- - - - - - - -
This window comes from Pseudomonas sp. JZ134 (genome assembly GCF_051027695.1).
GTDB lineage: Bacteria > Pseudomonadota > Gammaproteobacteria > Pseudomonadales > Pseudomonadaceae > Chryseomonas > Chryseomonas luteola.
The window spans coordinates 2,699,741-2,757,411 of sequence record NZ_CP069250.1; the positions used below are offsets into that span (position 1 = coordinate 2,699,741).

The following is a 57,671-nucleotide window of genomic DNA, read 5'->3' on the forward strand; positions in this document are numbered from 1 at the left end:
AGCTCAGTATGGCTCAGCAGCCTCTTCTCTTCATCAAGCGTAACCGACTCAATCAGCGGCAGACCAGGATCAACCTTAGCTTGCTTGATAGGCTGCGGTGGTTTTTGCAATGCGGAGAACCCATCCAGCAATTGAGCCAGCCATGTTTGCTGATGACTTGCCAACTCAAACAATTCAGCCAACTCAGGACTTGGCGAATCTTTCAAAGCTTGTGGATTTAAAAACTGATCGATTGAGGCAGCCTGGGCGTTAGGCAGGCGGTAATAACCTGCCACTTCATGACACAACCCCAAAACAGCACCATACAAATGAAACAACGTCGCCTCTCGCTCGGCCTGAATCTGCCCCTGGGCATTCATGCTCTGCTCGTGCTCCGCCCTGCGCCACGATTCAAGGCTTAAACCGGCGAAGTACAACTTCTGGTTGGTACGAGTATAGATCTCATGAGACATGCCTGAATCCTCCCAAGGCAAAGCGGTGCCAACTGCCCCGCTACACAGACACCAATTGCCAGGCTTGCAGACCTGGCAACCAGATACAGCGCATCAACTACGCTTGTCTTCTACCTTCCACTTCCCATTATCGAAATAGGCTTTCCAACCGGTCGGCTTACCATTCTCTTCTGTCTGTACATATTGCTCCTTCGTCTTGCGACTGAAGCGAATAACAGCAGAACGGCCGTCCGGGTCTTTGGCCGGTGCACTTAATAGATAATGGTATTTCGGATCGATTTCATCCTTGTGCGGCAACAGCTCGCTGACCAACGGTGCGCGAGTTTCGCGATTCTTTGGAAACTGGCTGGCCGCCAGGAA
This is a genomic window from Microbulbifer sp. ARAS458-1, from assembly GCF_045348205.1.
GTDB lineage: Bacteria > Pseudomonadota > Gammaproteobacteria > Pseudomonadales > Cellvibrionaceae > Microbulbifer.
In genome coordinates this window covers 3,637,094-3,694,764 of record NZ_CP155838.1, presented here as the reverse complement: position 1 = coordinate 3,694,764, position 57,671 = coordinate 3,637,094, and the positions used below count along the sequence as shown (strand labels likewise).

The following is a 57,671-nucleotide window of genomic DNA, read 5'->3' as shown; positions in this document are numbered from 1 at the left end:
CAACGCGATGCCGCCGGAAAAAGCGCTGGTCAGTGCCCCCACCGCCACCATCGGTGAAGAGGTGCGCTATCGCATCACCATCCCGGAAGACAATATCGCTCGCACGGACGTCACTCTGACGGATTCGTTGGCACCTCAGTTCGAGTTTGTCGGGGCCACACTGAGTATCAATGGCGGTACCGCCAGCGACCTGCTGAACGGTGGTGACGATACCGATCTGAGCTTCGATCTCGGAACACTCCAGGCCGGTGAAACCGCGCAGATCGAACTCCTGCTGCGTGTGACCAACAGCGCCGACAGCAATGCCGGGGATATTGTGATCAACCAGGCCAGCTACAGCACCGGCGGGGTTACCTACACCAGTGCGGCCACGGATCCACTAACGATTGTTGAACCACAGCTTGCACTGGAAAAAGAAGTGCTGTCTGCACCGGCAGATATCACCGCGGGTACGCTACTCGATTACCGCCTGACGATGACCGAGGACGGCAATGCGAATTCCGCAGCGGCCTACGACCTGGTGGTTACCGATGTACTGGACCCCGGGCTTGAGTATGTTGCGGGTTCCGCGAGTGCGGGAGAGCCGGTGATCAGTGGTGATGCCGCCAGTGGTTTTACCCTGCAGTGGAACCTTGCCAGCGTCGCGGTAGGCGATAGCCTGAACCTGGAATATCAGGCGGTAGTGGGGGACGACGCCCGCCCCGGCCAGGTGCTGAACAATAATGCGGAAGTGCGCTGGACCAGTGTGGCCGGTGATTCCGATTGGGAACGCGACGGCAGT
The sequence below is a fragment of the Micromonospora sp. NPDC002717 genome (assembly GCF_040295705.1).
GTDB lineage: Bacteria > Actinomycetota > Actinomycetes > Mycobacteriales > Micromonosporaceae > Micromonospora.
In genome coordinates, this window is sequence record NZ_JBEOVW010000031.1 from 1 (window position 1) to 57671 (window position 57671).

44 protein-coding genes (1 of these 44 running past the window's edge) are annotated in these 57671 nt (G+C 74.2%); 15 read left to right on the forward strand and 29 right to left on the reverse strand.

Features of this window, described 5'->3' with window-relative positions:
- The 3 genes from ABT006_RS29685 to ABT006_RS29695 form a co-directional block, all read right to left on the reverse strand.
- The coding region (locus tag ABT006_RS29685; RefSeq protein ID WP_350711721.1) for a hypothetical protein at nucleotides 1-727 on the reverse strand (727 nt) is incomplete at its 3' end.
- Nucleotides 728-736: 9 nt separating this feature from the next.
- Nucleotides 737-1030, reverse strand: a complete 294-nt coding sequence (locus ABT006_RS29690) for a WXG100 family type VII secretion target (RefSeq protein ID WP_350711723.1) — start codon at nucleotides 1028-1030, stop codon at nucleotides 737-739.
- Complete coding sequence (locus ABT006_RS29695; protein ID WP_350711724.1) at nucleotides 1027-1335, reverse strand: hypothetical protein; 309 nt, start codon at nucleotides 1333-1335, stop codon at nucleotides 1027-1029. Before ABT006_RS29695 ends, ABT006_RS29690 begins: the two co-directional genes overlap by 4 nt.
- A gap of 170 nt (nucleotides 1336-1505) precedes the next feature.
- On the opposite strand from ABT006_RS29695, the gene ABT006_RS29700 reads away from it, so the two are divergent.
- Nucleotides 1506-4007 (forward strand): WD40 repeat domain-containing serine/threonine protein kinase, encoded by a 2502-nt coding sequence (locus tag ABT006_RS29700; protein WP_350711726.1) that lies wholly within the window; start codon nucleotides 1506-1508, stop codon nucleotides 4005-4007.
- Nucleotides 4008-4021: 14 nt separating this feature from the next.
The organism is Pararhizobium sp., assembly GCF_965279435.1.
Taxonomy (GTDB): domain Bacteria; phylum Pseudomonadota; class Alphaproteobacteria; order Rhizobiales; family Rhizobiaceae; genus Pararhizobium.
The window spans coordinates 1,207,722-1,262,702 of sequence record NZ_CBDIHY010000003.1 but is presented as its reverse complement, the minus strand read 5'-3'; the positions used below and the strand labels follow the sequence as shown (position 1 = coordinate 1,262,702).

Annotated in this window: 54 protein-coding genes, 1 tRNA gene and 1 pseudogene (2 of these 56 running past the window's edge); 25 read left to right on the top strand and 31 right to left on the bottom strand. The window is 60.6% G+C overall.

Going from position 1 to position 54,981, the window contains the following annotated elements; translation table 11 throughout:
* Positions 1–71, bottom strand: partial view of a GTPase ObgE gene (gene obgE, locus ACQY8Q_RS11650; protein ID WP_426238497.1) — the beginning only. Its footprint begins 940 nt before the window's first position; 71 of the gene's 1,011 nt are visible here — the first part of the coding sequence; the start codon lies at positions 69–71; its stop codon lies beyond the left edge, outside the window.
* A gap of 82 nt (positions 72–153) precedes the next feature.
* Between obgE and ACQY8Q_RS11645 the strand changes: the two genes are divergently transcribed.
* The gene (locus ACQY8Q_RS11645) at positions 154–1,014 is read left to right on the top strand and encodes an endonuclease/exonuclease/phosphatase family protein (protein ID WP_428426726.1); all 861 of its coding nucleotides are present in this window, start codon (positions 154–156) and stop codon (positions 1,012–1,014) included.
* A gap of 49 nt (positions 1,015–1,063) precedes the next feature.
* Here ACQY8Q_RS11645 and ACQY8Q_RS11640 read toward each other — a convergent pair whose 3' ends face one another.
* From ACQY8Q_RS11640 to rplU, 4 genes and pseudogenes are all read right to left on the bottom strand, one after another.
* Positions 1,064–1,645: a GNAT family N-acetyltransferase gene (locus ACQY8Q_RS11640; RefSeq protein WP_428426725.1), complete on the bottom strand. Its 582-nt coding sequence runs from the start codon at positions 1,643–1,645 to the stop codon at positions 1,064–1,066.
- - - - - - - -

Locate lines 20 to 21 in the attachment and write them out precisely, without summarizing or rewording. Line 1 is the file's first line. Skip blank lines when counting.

- Complete coding sequence (locus ABT006_RS29695; protein ID WP_350711724.1) at nucleotides 1027-1335, reverse strand: hypothetical protein; 309 nt, start codon at nucleotides 1333-1335, stop codon at nucleotides 1027-1029. Before ABT006_RS29695 ends, ABT006_RS29690 begins: the two co-directional genes overlap by 4 nt.
- A gap of 170 nt (nucleotides 1336-1505) precedes the next feature.